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Tip of the Day
Home » Tip Bank » C++
Language: C++
Expertise: All
Feb 27, 1999

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Unconsting a const Variable

There are two types of const data storage: true const and contractual const.
 
  const int cn = 5; // true const
A contractual const variable is a non-const one, which is treated as though it were const:
 
  void ReadValue(const int& num){
    cout<<num;
  }
  int main()  {
    int n =0;
    ReadValue(n); //contractual constness; non-const n is not modified by ReadValue()
  }
When a true const variable is explicitly cast to a non-const one, the result of an attempt to change it is undefined. This is because an implementation may store true const data in the read-only memory (using an explicit cast to remove constness does not change the physical memory properties of a variable). For example:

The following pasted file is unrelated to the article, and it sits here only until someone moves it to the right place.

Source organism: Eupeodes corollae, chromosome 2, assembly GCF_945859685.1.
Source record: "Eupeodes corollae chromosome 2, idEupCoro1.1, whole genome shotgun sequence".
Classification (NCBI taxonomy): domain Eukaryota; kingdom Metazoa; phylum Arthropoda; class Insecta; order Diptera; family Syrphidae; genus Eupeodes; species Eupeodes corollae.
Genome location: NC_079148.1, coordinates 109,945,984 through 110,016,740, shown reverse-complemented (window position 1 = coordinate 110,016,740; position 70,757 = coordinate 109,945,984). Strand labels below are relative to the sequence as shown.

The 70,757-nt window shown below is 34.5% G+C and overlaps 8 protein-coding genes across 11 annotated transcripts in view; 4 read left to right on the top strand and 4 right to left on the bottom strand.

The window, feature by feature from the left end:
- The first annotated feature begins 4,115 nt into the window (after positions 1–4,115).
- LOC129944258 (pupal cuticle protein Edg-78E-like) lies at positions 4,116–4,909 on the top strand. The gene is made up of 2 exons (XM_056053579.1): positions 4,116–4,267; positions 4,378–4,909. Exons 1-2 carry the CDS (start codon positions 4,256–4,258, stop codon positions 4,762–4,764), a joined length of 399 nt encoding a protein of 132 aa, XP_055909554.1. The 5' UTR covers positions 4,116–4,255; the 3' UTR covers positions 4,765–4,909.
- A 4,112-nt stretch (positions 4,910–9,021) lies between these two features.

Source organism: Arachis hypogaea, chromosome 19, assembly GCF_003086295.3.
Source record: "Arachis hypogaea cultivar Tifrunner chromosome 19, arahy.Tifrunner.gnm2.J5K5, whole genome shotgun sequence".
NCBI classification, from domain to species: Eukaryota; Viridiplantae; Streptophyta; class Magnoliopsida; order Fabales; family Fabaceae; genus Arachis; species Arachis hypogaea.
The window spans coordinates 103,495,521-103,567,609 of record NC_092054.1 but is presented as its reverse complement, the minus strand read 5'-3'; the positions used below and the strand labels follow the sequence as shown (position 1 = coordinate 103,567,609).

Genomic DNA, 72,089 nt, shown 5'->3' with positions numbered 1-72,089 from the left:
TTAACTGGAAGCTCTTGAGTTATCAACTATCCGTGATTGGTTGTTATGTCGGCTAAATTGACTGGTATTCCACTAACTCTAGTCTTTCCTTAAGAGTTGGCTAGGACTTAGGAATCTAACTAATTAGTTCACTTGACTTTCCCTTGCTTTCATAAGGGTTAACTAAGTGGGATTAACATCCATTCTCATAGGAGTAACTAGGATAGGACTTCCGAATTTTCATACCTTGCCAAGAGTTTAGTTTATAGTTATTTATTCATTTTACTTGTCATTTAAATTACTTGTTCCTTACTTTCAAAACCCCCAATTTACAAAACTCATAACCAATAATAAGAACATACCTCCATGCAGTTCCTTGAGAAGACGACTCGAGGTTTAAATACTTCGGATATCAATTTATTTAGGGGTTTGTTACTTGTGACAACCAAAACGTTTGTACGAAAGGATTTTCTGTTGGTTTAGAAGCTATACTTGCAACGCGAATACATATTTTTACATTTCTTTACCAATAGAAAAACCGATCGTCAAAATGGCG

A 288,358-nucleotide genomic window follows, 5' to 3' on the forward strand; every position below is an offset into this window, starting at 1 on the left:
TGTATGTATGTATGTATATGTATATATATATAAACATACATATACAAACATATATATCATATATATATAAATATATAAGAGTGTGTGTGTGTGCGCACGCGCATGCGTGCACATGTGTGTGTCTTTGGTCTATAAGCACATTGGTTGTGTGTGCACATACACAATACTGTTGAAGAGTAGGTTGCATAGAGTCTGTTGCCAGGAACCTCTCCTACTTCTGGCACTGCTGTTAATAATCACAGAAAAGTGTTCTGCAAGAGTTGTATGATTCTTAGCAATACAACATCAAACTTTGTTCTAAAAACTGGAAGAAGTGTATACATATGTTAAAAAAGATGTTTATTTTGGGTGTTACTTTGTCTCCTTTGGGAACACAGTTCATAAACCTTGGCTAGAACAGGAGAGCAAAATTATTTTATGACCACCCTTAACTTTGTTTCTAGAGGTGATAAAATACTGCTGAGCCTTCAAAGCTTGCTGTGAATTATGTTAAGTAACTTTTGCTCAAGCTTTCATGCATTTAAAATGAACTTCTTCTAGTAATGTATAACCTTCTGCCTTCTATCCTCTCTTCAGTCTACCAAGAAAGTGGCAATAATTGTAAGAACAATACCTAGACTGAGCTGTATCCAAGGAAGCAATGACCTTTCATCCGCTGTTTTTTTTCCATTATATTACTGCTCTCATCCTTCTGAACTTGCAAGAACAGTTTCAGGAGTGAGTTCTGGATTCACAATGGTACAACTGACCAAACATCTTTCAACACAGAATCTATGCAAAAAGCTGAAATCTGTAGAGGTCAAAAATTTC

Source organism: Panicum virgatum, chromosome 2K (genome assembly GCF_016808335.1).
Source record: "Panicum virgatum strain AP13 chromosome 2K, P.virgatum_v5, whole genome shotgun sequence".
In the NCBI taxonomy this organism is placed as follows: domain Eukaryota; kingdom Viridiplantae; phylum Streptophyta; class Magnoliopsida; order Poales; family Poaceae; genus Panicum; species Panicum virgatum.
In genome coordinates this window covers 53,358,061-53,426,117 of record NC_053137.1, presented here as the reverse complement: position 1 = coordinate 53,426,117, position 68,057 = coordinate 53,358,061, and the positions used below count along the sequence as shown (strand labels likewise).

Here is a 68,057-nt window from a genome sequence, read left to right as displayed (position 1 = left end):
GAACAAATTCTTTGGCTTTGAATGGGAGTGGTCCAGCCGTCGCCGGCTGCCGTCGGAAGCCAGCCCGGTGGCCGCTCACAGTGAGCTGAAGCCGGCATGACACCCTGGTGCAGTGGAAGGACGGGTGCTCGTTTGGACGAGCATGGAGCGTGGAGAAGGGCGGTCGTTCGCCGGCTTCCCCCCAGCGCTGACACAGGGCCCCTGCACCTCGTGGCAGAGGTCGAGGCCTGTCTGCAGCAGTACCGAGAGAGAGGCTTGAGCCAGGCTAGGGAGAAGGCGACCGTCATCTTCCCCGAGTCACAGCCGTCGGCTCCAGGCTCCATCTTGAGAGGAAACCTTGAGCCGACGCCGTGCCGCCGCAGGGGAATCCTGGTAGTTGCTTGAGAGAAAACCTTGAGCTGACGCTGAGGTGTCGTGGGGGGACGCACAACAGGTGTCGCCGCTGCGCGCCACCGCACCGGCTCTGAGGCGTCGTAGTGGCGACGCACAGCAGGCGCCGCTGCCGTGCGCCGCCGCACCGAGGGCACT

const int cnum = 0; //true const, may be stored in the machine's ROM
  const int * pci = &cnum 
  int *pi  = const_cast<int*> (pci);     // brute force attempt to unconst a variable
  *pi = 2;    // undefined, an attempt to modify a true const variable through a pointer
On the other hand, casting away contractual constness of a variable enables you to change its value:
 
  int num = 0;
  const int * pci = &num  // *pci is a contractual const int
  int *pi  = const_cast<int*> (pci);   // get rid of contractual const
  *pi = 2;    // OK, modify num's value
Danny Kalev
 
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